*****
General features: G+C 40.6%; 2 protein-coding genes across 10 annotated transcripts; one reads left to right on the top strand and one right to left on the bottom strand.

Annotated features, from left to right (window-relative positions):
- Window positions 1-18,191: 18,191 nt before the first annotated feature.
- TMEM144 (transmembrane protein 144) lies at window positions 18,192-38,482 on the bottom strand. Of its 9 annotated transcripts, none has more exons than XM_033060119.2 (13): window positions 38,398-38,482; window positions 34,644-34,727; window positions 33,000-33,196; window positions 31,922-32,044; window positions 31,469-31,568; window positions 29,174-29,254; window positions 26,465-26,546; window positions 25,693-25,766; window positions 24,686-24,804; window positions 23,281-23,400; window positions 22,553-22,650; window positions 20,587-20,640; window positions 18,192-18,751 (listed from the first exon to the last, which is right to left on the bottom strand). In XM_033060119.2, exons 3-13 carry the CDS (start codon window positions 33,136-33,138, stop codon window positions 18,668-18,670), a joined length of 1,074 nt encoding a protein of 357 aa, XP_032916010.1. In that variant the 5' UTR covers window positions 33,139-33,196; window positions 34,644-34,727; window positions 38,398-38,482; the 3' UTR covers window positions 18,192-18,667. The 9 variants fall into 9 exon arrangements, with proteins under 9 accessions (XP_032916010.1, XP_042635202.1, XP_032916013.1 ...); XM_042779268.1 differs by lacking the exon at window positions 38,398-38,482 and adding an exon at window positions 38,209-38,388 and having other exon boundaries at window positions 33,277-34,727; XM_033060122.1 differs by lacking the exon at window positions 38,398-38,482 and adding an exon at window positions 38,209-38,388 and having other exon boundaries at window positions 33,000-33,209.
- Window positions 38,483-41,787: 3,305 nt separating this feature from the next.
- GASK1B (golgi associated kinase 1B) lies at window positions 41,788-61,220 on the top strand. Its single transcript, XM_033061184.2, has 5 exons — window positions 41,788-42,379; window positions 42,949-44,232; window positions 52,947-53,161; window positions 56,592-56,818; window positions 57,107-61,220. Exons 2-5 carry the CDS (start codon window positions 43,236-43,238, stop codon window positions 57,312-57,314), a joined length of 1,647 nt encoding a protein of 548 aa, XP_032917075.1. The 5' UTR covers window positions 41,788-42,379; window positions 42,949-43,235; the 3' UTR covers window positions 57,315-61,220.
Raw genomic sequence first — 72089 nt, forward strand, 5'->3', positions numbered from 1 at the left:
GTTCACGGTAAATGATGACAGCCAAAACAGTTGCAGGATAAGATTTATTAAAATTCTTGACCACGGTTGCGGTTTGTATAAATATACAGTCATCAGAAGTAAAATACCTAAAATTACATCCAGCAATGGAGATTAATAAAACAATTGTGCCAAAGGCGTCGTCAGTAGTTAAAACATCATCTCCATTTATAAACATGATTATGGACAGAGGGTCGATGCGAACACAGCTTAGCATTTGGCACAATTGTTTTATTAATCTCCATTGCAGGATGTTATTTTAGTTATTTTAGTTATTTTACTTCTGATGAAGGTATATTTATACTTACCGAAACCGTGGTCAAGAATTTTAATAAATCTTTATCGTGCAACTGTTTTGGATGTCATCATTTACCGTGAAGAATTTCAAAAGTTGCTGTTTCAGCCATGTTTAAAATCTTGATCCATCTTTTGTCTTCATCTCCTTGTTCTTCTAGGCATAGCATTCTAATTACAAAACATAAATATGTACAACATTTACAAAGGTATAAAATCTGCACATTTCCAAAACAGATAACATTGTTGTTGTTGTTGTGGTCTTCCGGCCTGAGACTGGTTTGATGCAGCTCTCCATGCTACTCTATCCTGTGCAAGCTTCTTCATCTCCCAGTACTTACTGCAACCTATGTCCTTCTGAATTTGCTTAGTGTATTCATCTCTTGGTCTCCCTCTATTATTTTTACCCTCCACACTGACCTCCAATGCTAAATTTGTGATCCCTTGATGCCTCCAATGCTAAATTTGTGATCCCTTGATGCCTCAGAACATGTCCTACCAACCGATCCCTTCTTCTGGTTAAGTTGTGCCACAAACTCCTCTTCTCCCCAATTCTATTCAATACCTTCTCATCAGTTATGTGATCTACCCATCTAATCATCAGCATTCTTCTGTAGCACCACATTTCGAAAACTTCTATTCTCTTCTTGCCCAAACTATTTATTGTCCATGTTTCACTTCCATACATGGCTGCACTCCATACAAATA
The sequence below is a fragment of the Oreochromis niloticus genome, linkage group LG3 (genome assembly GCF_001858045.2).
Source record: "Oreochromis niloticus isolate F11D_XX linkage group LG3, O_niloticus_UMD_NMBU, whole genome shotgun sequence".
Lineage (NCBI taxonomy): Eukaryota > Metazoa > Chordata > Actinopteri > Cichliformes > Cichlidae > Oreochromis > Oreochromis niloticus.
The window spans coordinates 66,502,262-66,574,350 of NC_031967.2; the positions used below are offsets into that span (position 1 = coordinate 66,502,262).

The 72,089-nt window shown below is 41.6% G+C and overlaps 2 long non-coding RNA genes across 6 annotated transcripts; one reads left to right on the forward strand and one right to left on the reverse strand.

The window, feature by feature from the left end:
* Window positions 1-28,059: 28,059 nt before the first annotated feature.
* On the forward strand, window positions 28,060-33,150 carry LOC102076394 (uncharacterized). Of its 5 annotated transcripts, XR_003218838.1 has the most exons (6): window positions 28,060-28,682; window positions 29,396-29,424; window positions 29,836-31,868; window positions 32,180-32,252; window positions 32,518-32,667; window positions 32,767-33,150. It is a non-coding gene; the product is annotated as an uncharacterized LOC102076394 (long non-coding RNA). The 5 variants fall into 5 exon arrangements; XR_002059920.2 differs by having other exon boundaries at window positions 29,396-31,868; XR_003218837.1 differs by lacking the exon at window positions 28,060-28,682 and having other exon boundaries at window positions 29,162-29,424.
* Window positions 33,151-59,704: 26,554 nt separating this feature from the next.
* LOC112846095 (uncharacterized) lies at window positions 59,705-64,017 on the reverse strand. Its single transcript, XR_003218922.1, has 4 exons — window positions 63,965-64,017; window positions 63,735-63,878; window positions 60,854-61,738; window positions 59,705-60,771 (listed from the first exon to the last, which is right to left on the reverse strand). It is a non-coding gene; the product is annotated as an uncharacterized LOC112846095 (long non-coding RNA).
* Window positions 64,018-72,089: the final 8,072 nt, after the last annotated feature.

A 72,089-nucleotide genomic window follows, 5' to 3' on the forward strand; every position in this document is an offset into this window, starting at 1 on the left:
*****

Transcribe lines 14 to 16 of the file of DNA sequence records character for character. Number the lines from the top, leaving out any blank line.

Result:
The window, feature by feature from the left end:
* Window positions 1-28,059: 28,059 nt before the first annotated feature.
* On the forward strand, window positions 28,060-33,150 carry LOC102076394 (uncharacterized). Of its 5 annotated transcripts, XR_003218838.1 has the most exons (6): window positions 28,060-28,682; window positions 29,396-29,424; window positions 29,836-31,868; window positions 32,180-32,252; window positions 32,518-32,667; window positions 32,767-33,150. It is a non-coding gene; the product is annotated as an uncharacterized LOC102076394 (long non-coding RNA). The 5 variants fall into 5 exon arrangements; XR_002059920.2 differs by having other exon boundaries at window positions 29,396-31,868; XR_003218837.1 differs by lacking the exon at window positions 28,060-28,682 and having other exon boundaries at window positions 29,162-29,424.